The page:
The latest catastrophic forecast on immigration policy comes in the form of a report released by the conservative Eagle Forum warning Republicans about the presumed dire impact that the arrival of new immigrants through legal channels will have on the GOP’s electoral future. While this idea is far from new, the report relies on assumptions that an overwhelming body of research has refuted. What emerges, as a result, is nothing more than a caricature of the future.
According to the report, Hispanics’ and Asian Americans’ views about capitalism, bigger government, publicly funded services, and “Obamacare,” among other policy issues, indicate that immigrant communities are more liberal than the average American voter. These liberal views, the authors argue, are shaped by the large role that the government has in most immigrants’ countries of origin, the actions of liberal elites in immigrant communities, the liberal environment that characterizes the communities where immigrants settle in the United States, and the fact that “many benefit from affirmative action and welfare.” Those liberal values and preferences “are sincerely felt [by the immigrant community] and not easily changed.” Consequently, the report urges conservatives not only to back away from any legalization program for the 11 million undocumented immigrants already in the country, but also to reduce the number of immigrants legally allowed into the country each year.
Such explanations are not only simplistic, but also scientifically false. Let’s break down the arguments and analyze them in detail. Basically, according to the report: (1) individuals’ values alone determine their party identification, (2) those values do not/will not change over time, (3) to a large extent, voters in immigrant communities constitute a monolithic block, and (4) because of immigration, the GOP is doomed to lose relevance in American politics. Not one of these premises is true.
Individuals’ political behaviors are not dependent on ideology alone.
A person’s political behavior (e.g., voter preferences or party identification) is shaped by the many circumstances that the individual confronts throughout life, not just values. In addition, party identification is a two-way communicative process that links voters, or potential voters, with political parties (e.g., how individuals respond to partisan messages). For example, studies have shown instances in which an anti-Latino political context can have a decisive impact on Latinos’ political behavior. Others have found certain targeted strategies used by Republican campaigns to reach out to Latinos have been more effective than others. The relationship between a political party and segments of the electorate depends on both sides of the equation, their interaction, and the surrounding circumstances (present and past).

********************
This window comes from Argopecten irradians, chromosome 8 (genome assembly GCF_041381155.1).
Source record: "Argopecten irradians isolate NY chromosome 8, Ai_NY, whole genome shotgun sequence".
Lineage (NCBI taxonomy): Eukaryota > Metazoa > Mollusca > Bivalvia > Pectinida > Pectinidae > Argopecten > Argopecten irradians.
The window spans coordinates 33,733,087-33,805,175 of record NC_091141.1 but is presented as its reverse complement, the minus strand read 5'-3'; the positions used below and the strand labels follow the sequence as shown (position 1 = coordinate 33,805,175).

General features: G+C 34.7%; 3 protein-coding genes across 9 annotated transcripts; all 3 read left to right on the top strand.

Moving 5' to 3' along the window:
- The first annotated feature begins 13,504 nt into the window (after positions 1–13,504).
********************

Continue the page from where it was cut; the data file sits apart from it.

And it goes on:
Political identities are malleable and subject to contextual influences.
Party identification and voting behavior do not take place in a vacuum. Circumstances change, governments make choices that lead to certain results, politicians take initiatives that have an impact on their constituents, voters are members of groups that follow certain norms (and their own ethnic group is part of them). Those elements, and many others, affect people’s political behaviors. In other words, it is not possible to predict the results of future elections based on the demographic composition of the country alone.
The immigrant community is indeed diverse–not only ethnically, but also in their political behaviors.
For the most part, the report conveys the idea that immigrants tend to be more liberal, and consequently, the only solution to preserve the Republican Party is to put a halt to immigration. Not only is the immigrant community ethnically diverse but also, for years, the Republican Party has performed extremely well among immigrants from certain countries (e.g., Vietnam, Cuba). The fact that those traditional sources of support that the Republican Party relied on have eroded over time, is but an indication that party identification can change. Notably, the Latino vote was crucial in the election of President Bush in 2004.
Immigration policy provides the GOP with an invaluable opportunity to regain support among immigrant communities.
Reforming the U.S. immigration system in a way that is not only good for the economy, but that also honors core American values is an invaluable opportunity for Republican legislators to rebuild trust within the immigrant community. Many Republican congressmen and large swaths of the conservative world have understood this. In order to remain a relevant player in American politics, the Republican Party needs to recognize – rather than demonize – the value of the immigrant community.
Photo by Elvert Barnes.
FILED UNDER: featured, Voting